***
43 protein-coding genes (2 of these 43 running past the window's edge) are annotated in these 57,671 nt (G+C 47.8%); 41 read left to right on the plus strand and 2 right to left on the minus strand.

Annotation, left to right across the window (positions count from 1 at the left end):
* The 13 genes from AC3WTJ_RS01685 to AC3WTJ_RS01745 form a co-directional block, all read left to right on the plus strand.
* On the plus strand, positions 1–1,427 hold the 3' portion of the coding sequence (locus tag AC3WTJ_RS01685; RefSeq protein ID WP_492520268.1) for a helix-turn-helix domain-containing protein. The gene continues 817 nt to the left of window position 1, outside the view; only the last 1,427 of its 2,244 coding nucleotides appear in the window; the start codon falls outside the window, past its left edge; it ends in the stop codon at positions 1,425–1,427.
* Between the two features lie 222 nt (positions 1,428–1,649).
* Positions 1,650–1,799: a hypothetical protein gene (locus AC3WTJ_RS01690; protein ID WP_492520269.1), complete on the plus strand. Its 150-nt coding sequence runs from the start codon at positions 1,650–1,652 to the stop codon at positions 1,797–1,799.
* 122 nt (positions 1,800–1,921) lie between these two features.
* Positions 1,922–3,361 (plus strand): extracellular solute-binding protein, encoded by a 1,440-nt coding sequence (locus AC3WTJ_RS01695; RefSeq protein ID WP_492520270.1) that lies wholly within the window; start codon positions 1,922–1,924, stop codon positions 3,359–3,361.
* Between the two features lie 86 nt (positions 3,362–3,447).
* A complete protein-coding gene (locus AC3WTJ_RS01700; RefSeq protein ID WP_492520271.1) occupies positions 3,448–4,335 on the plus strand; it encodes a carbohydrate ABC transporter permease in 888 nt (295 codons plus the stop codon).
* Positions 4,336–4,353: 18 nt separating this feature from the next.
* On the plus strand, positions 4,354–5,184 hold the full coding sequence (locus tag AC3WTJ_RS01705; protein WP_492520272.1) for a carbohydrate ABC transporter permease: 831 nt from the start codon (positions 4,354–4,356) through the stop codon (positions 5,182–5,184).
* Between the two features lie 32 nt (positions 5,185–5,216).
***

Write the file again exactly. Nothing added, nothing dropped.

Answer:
43 protein-coding genes (2 of these 43 running past the window's edge) are annotated in these 57,671 nt (G+C 47.8%); 41 read left to right on the plus strand and 2 right to left on the minus strand.

Annotation, left to right across the window (positions count from 1 at the left end):
* The 13 genes from AC3WTJ_RS01685 to AC3WTJ_RS01745 form a co-directional block, all read left to right on the plus strand.
* On the plus strand, positions 1–1,427 hold the 3' portion of the coding sequence (locus tag AC3WTJ_RS01685; RefSeq protein ID WP_492520268.1) for a helix-turn-helix domain-containing protein. The gene continues 817 nt to the left of window position 1, outside the view; only the last 1,427 of its 2,244 coding nucleotides appear in the window; the start codon falls outside the window, past its left edge; it ends in the stop codon at positions 1,425–1,427.
* Between the two features lie 222 nt (positions 1,428–1,649).
* Positions 1,650–1,799: a hypothetical protein gene (locus AC3WTJ_RS01690; protein ID WP_492520269.1), complete on the plus strand. Its 150-nt coding sequence runs from the start codon at positions 1,650–1,652 to the stop codon at positions 1,797–1,799.
* 122 nt (positions 1,800–1,921) lie between these two features.
* Positions 1,922–3,361 (plus strand): extracellular solute-binding protein, encoded by a 1,440-nt coding sequence (locus AC3WTJ_RS01695; RefSeq protein ID WP_492520270.1) that lies wholly within the window; start codon positions 1,922–1,924, stop codon positions 3,359–3,361.
* Between the two features lie 86 nt (positions 3,362–3,447).
* A complete protein-coding gene (locus AC3WTJ_RS01700; RefSeq protein ID WP_492520271.1) occupies positions 3,448–4,335 on the plus strand; it encodes a carbohydrate ABC transporter permease in 888 nt (295 codons plus the stop codon).
* Positions 4,336–4,353: 18 nt separating this feature from the next.
* On the plus strand, positions 4,354–5,184 hold the full coding sequence (locus tag AC3WTJ_RS01705; protein WP_492520272.1) for a carbohydrate ABC transporter permease: 831 nt from the start codon (positions 4,354–4,356) through the stop codon (positions 5,182–5,184).
* Between the two features lie 32 nt (positions 5,185–5,216).